The First Rules To Set Up With Your College Roommates

By Danielle Wirsansky on October 15, 2016

Moving into an apartment and living on your own (the beginning of your freedom) is one of the highlights of college. Except most college students cannot afford to actually live on their own. So while you might be living away from family you will most likely not be living on your own but with a roommate instead.

And one of the best ways to make your independent living adventure everything you wanted it to be and conflict free is to set up some preliminary rules with your roommate. Read on to learn some of the first rules that you should initially negotiate with your roommate for happier living.


Having utilities like electric and water are things that a lot of college students take for granted. When they move out on their own for the first time, they just assume that their apartment will be provided with those things. Well, you know the old adage about those who make assumptions, so do not be that person.

Know in advance of your move-in that someone needs to set utilities up (and know if your apartment complex provides any of those utilities because sometimes they do) and it is their responsibility to make sure the bill is paid on time so that your power and water are not turned off. This does not mean that you or your roommate must foot the bill by yourself (unless that is how you choose to split the bill). But it does need to be in someone’s name and that person has to be responsible for it.

It is best to have each of you take out one of the utilities in their name so that the responsibility is shared and one of you does not begin to feel resentful of the other because you have so much extra stress on your shoulders trying to get the utility payments in on time. Whatever the amount each bill is you each pay your equal share of it. Fair is fair after all.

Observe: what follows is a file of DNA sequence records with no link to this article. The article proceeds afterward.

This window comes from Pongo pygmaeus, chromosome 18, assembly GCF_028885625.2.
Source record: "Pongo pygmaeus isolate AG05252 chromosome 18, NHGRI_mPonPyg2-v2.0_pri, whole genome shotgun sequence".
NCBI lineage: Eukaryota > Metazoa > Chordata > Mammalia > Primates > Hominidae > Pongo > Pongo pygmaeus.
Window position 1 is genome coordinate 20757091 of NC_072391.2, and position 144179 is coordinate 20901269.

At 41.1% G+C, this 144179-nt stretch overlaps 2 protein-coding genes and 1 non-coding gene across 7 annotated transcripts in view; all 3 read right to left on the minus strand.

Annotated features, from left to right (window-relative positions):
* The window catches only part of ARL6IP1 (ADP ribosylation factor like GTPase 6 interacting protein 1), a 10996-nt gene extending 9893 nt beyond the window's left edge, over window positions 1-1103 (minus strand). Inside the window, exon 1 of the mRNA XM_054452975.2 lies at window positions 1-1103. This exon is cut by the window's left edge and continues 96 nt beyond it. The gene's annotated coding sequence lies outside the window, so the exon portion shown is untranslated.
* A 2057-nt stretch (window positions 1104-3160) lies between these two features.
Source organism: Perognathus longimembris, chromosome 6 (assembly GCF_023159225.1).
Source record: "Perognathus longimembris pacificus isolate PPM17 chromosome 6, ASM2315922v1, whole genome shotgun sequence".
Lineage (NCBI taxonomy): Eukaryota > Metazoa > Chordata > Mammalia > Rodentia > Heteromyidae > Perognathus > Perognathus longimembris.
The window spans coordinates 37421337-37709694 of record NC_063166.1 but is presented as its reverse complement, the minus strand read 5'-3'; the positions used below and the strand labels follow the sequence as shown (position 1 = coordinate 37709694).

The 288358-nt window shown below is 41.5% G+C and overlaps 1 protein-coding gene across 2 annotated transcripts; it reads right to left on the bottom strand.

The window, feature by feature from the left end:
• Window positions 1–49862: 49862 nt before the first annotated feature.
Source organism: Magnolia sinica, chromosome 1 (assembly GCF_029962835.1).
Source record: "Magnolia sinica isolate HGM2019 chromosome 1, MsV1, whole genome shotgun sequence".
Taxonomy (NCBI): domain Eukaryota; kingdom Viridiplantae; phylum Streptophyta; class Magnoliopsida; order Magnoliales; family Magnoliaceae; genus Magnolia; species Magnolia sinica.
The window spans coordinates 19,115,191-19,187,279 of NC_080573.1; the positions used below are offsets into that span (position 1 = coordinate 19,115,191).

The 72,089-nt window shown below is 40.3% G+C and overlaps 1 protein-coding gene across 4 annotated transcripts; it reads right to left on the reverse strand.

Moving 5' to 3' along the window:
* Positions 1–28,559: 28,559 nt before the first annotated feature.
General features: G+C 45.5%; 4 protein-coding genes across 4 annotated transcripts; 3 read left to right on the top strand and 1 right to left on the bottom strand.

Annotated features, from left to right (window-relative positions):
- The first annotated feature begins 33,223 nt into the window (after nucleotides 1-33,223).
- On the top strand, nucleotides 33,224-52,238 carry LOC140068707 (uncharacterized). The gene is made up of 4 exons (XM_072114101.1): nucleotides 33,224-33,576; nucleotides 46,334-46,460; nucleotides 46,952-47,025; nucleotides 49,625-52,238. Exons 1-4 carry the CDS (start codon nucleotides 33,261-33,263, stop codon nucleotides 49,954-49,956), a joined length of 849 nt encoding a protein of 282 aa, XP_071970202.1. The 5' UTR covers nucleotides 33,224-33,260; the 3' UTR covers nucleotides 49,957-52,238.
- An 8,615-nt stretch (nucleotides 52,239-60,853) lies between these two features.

Payments go hand in hand with utilities but there are often more payments that have to be made that do not have to do with utilities. There is rent as well as cable/internet that needs to be paid too.

Make sure you understand the rent paying policy of your apartment complex because sometimes it is not as easy to pay as expected. How early can you pay? How late can you pay? Is there a penalty fee if the rent is paid late and are both roommates held responsible for it? Is your rent actually split and each of you hold responsibility only for your half of the rent or does the apartment complex not care who pays as long as the total amount is paid? This means if one roommate does not pay then both suffer, something you definitely want to avoid. Are you even able to submit both halves of the rent separately or are you only able to pay the rent in one lump sum payment?

Then you have to decide which of you will pay and how you want to handle that — one of you pays the entire rent, alternating each month, or one of you sends half to the other in order to get it paid. There are several great apps that make transferring money as easy and smooth as possible so that you and your roommate can be sure that rent and all other payments go through on time.